Craniosacral Therapy

It dawned on me recently that I’ve never talked about one of my favorite massage styles – craniosacral therapy. I’ve alluded to it in several blog posts, and it’s very clearly mentioned on my website, but I’ve never properly unpacked this fairly dense term. So here it goes: what is craniosacral therapy?

Craniosacral therapy is…

…difficult to explain. Maybe it’s just me, since I’m rather science-minded and I like having research and citations to back up my massage repertoire (see here, here), but when I try to explain this technique to others I often come off as a little mistrustful of what I’m saying, as if I didn’t fully endorse the product I was promoting.

When I don’t have time to go into details, I just tell people that craniosacral therapy is magic. But it isn’t magic; it’s just a little mysterious.

A craniosacral massage has one general objective: balancing the rhythm of the cerebrospinal fluid. This is the fluid that the spine and brain are bathed in; it lubricates the bones, spinal cord, and brain, and it acts as a cushion against damage (like a head injury). Well, that’s nice. But “balancing the rhythm of the fluid” – what does that even mean?

Let’s get some background first. From Encyclopaedia Britannica:

Movement of the CSF [cerebrospinal fluid] is affected by the downward pull of gravity, the continual process of secretion and absorption, blood pulsations in contingent tissue, respiration, pressure from the veins, and head and body movements.

As you can gather from the quote, the movement of the fluid isn’t linked to any one specific thing (as blood flow is linked to cardiac output, for example); all of the factors mentioned above cause the CSF to have its own unique and variable rhythm as it moves up and down the spine. And in order to “balance” this rhythm, the massage therapist uses gentle holds and directed pressure to guide it in the right direction.

There are a lot of claims as to what achieving such a balance can accomplish, some more believable (and verifiable) than others. But besides the obvious effect of relaxation, I mostly just stick with two concrete goals – minimizing tension in the jaw and alleviating headaches/sinus pressure.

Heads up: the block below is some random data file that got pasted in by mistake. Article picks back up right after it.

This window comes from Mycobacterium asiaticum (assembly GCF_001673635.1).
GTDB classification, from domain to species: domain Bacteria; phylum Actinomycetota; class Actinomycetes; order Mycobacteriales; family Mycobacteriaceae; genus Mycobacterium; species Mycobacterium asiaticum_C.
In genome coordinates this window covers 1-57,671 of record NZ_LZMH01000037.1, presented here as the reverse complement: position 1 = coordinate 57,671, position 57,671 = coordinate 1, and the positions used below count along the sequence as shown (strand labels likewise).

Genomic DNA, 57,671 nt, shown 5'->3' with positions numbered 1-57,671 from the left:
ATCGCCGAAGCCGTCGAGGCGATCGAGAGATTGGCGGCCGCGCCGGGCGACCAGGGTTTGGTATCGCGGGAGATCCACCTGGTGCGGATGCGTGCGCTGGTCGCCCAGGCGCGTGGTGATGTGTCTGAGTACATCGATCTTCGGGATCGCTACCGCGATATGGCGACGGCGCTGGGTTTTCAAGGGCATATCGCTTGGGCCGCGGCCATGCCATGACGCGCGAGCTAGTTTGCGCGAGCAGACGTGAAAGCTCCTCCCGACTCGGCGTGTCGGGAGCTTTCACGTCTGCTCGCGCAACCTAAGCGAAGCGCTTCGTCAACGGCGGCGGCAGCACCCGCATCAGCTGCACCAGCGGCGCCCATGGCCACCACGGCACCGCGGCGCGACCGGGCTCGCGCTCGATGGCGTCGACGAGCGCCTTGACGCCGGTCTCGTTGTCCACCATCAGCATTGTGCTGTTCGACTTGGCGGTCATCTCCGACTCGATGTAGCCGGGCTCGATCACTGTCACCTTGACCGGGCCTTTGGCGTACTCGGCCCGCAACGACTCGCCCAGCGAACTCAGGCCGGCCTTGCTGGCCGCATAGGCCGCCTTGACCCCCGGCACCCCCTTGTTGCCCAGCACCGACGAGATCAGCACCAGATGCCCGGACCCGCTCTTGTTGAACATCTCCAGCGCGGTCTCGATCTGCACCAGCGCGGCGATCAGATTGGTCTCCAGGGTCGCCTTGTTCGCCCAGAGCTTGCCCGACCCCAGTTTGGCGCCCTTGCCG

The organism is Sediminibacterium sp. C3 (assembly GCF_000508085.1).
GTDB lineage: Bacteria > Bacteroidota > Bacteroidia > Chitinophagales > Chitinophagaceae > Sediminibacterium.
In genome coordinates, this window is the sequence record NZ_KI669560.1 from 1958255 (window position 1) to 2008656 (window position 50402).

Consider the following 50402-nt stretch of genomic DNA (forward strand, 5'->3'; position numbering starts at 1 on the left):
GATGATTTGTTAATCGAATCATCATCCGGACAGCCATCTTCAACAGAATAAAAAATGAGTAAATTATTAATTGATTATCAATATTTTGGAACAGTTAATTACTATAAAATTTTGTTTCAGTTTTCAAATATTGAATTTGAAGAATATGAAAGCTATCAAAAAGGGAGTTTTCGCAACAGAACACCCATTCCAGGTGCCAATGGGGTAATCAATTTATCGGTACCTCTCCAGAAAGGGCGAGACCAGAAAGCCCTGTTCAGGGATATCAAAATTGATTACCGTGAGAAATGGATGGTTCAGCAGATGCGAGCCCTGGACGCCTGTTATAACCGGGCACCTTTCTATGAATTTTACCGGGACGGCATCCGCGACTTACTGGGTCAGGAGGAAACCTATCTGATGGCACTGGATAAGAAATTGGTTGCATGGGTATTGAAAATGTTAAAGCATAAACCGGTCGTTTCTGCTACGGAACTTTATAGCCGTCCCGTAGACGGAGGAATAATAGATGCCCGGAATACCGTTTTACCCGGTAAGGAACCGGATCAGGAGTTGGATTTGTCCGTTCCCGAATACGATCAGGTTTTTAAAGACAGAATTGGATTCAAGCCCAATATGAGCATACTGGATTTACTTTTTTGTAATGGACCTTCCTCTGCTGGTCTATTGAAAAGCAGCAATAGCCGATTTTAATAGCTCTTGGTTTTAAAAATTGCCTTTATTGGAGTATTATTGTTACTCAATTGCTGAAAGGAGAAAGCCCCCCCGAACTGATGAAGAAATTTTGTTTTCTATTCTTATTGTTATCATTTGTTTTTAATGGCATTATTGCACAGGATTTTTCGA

When we think of the skull of an adult, we think of it as one giant entity. A bunch of bones fused together. And that’s partly true – at birth, the human skull has 44 separate bony elements, but as we get older, at least half of them fuse together into larger bones (e.g., temporal bone, frontal bone, occipital bone, etc). We’re left with a bunch of bones tightly connected to each other, but not through typical joints that allow a lot of movement, like in the shoulder or elbow. Rather, most of the bones in the skull are joined through synarthrodial sutras (image).

Synarthrodial literally means “without movement”, but the fibres do actually allow a little bit of movement between bones (source). Sometimes the bones can move improperly and get stuck in positions that cause pressure to build up. Other times, the cause of this pressure is more active – clenching your jaw when stressed, grinding your teeth at night. The muscles around the jaw start to ache; the temples start to throb. That’s when craniosacral can be most effective.

The techniques in craniosacral therapy are subtle, and its effects can be subtle too. Don’t get me wrong, some clients report dramatic shifts during the course of their massage. One of my new clients was absolutely astounded that such a light touch could produce such an overwhelming sense of relaxation. More often then not, though, clients report that the biggest releases come a little later, sometimes even days after the massage.

Many practitioners use craniosacral techniques exclusively, and have designed entire sessions for it. I tend to just allocate some time for craniosacral work at the beginning of a session, if my client and I feel it would be beneficial. If you think this type of massage might be beneficial for you, you should check it out.

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